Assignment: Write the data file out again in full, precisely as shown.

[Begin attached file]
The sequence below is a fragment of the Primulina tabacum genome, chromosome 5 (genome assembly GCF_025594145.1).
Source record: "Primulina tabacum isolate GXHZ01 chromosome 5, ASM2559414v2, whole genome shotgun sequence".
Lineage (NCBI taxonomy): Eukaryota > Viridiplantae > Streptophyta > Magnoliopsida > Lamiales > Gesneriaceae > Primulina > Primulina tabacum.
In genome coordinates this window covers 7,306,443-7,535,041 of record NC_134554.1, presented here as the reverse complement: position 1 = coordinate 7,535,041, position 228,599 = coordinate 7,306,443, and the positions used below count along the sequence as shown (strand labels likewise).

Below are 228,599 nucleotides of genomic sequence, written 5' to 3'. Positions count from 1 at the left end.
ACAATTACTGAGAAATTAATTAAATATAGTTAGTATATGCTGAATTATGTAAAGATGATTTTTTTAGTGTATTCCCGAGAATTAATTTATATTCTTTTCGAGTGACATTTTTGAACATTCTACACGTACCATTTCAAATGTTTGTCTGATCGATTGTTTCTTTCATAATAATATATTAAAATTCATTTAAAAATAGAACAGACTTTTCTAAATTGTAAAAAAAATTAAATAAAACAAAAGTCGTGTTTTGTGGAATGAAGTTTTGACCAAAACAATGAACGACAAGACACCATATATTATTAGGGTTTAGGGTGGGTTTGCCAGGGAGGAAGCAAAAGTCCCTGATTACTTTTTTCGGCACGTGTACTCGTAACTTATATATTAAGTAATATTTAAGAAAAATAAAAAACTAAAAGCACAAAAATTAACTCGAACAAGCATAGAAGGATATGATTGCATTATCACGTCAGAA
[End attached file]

The sequence below is a fragment of the Primulina tabacum genome, chromosome 5 (genome assembly GCF_025594145.1).
Source record: "Primulina tabacum isolate GXHZ01 chromosome 5, ASM2559414v2, whole genome shotgun sequence".
Lineage (NCBI taxonomy): Eukaryota > Viridiplantae > Streptophyta > Magnoliopsida > Lamiales > Gesneriaceae > Primulina > Primulina tabacum.
In genome coordinates this window covers 7,306,443-7,535,041 of record NC_134554.1, presented here as the reverse complement: position 1 = coordinate 7,535,041, position 228,599 = coordinate 7,306,443, and the positions used below count along the sequence as shown (strand labels likewise).

Below are 228,599 nucleotides of genomic sequence, written 5' to 3'. Positions count from 1 at the left end.
ACAATTACTGAGAAATTAATTAAATATAGTTAGTATATGCTGAATTATGTAAAGATGATTTTTTTAGTGTATTCCCGAGAATTAATTTATATTCTTTTCGAGTGACATTTTTGAACATTCTACACGTACCATTTCAAATGTTTGTCTGATCGATTGTTTCTTTCATAATAATATATTAAAATTCATTTAAAAATAGAACAGACTTTTCTAAATTGTAAAAAAAATTAAATAAAACAAAAGTCGTGTTTTGTGGAATGAAGTTTTGACCAAAACAATGAACGACAAGACACCATATATTATTAGGGTTTAGGGTGGGTTTGCCAGGGAGGAAGCAAAAGTCCCTGATTACTTTTTTCGGCACGTGTACTCGTAACTTATATATTAAGTAATATTTAAGAAAAATAAAAAACTAAAAGCACAAAAATTAACTCGAACAAGCATAGAAGGATATGATTGCATTATCACGTCAGAA